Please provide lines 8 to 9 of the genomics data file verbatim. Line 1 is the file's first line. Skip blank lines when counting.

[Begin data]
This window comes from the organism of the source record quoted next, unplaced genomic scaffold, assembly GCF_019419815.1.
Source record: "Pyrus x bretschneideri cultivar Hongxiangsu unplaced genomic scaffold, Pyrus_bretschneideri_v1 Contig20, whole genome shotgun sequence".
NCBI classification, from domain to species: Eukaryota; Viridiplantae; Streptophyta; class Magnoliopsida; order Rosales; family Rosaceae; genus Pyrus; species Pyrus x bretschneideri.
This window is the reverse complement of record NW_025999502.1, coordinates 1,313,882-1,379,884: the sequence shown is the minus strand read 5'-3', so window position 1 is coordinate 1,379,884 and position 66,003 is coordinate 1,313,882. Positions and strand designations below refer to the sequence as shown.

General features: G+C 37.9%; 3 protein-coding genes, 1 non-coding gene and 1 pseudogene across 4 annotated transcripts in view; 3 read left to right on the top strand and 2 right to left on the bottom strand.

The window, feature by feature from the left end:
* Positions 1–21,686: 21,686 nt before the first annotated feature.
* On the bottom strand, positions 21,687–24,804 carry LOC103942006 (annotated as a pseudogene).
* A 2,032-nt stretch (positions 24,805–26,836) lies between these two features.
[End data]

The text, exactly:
* On the bottom strand, positions 21,687–24,804 carry LOC103942006 (annotated as a pseudogene).
* A 2,032-nt stretch (positions 24,805–26,836) lies between these two features.